To define IOT as intelligent interaction between humans and things, the exchange of data is very easy, but to evaluate how and where to play IOT, what should play, it is a little more difficult within retail customer experience.
Some industry experts think that IOT remains in a hype stage, but haven’t had grabbing obvious traction, as some companies are making a boast of billions of connections.
“It’s happening swiftly, however, it’s a hype,” said Jessica Groopman, who is the independent industry analyst and IOT avisor. Groopman was one of the members of three groups, discussing the IOT applications in real-life during Networld Media Group’s CONNECT Mobile Innovation Summit which held last month in Chicago.
The group in the session was moderated by Trey Courtney who is Mood Media senior VP, product management and delivery, included Kevin Meagher, ROC-Connect’s senior VP of business development, Aaron Noveshen, the one who launched a new quick service concept in May this year, and Starbird, the founder and president of The Culinary Edge.
“ Due to the traction picked up by artificial intelligence and machine learning, IOT still need to put into the mainstream,” noted Groopman. She referred to some interesting statistics: some places connected devices between 50 billion and 200 billion in play, in the future, the ordinary consumers will be taking part in 9 to 23 devices. For now the average is about 3 devices per person.
But Meagher didn’t completely agree on Groopman’s hype point.
With comparing the advent of IOT and mobile phone, “ We don’t realize that the big game-changer happening and spreading to daily things,” he said.
“Consumer’s expectation not only have all devices connected will drive adoption, but also the launch of meaningful services,” he said.
In the field of food service, IOT can be a distinguisher, noted Noveshen, as it could finally replace the drive-thru option and all the anxiety occurred by drive-thru ordering experience.
He noted: “This is why Starbird is trying to eliminate, Starbucks is doing well with its easy App and capabilities of order ahead.”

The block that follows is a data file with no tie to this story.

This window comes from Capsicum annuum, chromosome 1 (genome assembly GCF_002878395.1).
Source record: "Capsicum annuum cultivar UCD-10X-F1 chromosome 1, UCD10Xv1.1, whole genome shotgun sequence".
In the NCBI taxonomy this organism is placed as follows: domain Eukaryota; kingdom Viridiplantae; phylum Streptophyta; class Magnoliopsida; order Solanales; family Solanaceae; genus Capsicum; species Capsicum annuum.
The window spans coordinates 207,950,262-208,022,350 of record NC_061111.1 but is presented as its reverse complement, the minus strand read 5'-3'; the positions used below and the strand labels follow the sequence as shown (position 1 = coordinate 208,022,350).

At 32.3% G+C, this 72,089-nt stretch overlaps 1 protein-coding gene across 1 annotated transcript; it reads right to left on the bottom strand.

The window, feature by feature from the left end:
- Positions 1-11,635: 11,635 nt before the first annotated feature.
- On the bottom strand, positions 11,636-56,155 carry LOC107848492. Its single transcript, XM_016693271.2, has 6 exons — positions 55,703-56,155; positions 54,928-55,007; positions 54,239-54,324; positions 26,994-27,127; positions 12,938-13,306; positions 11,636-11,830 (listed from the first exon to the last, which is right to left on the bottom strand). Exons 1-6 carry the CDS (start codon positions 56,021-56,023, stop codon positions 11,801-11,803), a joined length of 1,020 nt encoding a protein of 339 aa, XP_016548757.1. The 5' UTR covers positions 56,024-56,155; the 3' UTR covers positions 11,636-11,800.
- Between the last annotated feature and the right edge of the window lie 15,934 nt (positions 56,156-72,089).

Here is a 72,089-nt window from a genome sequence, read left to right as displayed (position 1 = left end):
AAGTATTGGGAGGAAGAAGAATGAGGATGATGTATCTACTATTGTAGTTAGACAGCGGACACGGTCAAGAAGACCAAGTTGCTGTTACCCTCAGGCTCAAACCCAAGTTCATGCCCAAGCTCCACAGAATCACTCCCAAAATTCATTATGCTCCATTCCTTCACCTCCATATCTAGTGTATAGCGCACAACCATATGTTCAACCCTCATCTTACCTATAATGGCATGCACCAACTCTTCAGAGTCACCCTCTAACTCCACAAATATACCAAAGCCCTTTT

Groopman thinks the value of IOT is higher for companies and organizations in the hospitality and retail industry than for end users.
She said : “We have to improve the value on consumer side, but that will need some time,” noted Meagher.
He said : “It needs to be wrapped in something valuable,” “no one has hit a home run. We’re just at the tip of the iceberg,” he added.
Meagher, is the person who led the IOT charge for LOWES several yeas ago describes that IOT today as the beginning of avalanche.
He said: “ As it push out it will be adopting with smartphone through the same barriers, and there will happen some serious casualties.”
The group referred to several IOT strategies which play successful, for example, Amazon and its focus on smart home, Lowe and its big investment and automotive industry with connected cars. Groopman also referred to Disney as a successful IOT.
She acknowledge: “They are doing a lot of right things, but for it’s deep pockets,” The key of Disney is its strategy being all about the consumer and the journey, she added.
She said: “It is making use of information to optimize workflow, handle and set up an experience which will be driving loyalty.”
Noveshen pointed out that kind of consumer value is the key for successful IOT.
He said: “anything affects your emotions(for example home security) is really a good value and a game changer,” His point was repeated by Meagher.
He said: “ It’s about a peace of mind,” and pointed out that is why home security has been an early planting ground for IOT technology.
With regarding to some challenges ahead for IOT applications, including some misconceptions. One of them is, it is a huge technology which really hard to deploy.
But those are not problems, according to the group of experts.
Meagher said:“ The problem today is commercial model.” Groopman agreed and pointed out that the problem of technology is much less hurdles than a few years ago.
She said:“ for now it is much more evolution than revolution, how we solve problem would be nothing to do with competitors.”